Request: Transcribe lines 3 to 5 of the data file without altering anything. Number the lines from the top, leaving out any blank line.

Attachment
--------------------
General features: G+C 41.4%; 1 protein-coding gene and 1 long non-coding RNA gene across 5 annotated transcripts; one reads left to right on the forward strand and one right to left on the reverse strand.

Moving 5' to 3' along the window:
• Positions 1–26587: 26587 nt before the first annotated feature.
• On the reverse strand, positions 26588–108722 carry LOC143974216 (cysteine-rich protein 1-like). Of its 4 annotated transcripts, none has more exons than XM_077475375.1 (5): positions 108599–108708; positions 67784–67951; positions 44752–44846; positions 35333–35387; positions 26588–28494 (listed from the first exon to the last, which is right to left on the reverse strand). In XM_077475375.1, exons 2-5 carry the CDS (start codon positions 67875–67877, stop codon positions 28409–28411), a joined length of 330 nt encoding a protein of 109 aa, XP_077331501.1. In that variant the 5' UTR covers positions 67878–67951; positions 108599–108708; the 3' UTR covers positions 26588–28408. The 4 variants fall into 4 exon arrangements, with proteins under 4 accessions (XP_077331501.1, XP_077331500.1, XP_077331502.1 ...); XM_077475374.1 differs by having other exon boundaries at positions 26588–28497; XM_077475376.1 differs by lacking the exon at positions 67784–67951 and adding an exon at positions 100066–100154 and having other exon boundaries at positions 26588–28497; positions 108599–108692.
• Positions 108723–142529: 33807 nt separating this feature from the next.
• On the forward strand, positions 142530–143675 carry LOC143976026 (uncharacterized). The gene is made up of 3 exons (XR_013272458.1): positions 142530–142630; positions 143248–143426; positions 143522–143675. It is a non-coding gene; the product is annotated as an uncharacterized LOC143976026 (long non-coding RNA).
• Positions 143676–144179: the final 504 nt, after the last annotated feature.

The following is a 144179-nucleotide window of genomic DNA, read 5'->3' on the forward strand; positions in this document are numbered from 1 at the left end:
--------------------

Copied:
• Positions 1–26587: 26587 nt before the first annotated feature.
• On the reverse strand, positions 26588–108722 carry LOC143974216 (cysteine-rich protein 1-like). Of its 4 annotated transcripts, none has more exons than XM_077475375.1 (5): positions 108599–108708; positions 67784–67951; positions 44752–44846; positions 35333–35387; positions 26588–28494 (listed from the first exon to the last, which is right to left on the reverse strand). In XM_077475375.1, exons 2-5 carry the CDS (start codon positions 67875–67877, stop codon positions 28409–28411), a joined length of 330 nt encoding a protein of 109 aa, XP_077331501.1. In that variant the 5' UTR covers positions 67878–67951; positions 108599–108708; the 3' UTR covers positions 26588–28408. The 4 variants fall into 4 exon arrangements, with proteins under 4 accessions (XP_077331501.1, XP_077331500.1, XP_077331502.1 ...); XM_077475374.1 differs by having other exon boundaries at positions 26588–28497; XM_077475376.1 differs by lacking the exon at positions 67784–67951 and adding an exon at positions 100066–100154 and having other exon boundaries at positions 26588–28497; positions 108599–108692.
• Positions 108723–142529: 33807 nt separating this feature from the next.